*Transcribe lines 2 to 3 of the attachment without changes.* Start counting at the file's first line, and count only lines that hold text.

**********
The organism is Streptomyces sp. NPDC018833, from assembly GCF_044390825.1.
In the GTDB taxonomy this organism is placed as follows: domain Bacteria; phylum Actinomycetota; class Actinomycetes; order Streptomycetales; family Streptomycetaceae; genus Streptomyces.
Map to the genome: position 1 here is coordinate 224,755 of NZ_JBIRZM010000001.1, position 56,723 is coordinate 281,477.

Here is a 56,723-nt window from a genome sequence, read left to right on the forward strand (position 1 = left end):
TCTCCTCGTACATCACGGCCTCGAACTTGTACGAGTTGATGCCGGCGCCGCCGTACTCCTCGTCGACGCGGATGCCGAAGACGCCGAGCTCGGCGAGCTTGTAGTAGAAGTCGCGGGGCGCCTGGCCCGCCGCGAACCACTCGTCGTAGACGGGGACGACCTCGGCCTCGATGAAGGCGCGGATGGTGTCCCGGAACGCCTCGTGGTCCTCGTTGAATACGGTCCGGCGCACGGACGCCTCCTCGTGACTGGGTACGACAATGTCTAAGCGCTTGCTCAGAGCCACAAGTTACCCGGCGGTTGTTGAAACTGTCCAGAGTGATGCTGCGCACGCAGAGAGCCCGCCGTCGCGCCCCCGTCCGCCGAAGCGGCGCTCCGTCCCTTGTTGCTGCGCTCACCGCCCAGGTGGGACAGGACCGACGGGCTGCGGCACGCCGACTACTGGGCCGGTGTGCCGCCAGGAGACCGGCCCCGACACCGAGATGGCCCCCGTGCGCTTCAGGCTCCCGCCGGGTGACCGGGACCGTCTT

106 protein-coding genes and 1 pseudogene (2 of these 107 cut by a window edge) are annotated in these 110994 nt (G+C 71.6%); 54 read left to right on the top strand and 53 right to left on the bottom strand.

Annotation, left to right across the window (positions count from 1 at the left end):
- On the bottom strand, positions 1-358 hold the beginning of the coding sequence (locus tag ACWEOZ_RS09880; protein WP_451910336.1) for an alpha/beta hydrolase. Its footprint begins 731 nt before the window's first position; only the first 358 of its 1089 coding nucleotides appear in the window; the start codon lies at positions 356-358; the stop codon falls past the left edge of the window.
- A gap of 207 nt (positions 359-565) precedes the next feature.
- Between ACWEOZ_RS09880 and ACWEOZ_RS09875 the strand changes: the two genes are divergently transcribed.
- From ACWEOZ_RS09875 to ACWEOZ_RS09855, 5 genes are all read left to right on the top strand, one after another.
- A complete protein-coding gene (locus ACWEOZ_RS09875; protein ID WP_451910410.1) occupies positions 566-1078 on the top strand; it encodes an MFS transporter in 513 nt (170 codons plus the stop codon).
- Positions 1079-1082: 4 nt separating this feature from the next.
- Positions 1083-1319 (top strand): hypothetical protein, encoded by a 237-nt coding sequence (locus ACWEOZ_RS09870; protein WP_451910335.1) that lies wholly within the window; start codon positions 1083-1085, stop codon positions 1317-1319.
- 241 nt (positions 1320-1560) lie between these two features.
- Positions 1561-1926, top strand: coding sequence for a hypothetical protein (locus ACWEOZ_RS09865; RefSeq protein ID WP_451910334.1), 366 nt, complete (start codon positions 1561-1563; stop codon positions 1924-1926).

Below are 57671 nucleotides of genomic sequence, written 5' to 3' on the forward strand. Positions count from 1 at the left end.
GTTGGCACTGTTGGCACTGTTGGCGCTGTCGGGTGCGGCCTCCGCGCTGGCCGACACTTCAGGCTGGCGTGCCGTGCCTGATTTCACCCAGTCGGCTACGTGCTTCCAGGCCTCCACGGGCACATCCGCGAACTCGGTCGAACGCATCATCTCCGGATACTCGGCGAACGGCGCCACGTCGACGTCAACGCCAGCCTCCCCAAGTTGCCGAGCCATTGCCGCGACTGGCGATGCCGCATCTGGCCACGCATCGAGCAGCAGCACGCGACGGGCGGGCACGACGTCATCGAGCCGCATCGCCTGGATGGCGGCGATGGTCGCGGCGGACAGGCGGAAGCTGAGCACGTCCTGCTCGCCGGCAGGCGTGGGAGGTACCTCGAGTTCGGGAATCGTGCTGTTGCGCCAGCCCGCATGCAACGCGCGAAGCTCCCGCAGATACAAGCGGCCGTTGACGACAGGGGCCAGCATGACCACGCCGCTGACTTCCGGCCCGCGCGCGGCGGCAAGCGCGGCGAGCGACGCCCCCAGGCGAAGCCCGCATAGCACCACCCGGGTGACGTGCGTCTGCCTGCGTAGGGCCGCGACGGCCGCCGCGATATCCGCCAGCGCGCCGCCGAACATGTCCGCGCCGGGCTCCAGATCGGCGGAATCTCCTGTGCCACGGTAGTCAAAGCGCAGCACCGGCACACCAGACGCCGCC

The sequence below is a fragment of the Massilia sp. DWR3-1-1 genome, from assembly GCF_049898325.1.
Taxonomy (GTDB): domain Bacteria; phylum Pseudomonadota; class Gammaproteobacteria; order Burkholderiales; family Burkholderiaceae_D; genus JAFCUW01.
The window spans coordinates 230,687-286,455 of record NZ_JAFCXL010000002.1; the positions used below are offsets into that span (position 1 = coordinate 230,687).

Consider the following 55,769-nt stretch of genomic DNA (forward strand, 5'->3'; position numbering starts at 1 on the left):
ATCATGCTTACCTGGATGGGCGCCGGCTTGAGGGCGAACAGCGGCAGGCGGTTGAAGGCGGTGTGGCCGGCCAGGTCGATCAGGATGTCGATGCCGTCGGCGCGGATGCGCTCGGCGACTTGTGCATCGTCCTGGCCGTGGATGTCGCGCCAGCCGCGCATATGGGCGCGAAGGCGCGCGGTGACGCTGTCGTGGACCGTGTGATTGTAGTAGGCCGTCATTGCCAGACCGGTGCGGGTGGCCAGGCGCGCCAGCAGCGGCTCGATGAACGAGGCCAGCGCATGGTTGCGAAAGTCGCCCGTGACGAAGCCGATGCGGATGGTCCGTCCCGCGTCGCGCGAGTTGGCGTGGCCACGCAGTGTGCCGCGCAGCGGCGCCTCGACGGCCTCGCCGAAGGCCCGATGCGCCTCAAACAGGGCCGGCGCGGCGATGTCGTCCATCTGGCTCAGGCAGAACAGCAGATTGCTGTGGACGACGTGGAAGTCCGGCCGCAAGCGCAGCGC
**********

In the GTDB taxonomy this organism is placed as follows: domain Bacteria; phylum Actinomycetota; class Actinomycetes; order Streptomycetales; family Streptomycetaceae; genus Streptomyces.
Map to the genome: position 1 here is coordinate 224,755 of NZ_JBIRZM010000001.1, position 56,723 is coordinate 281,477.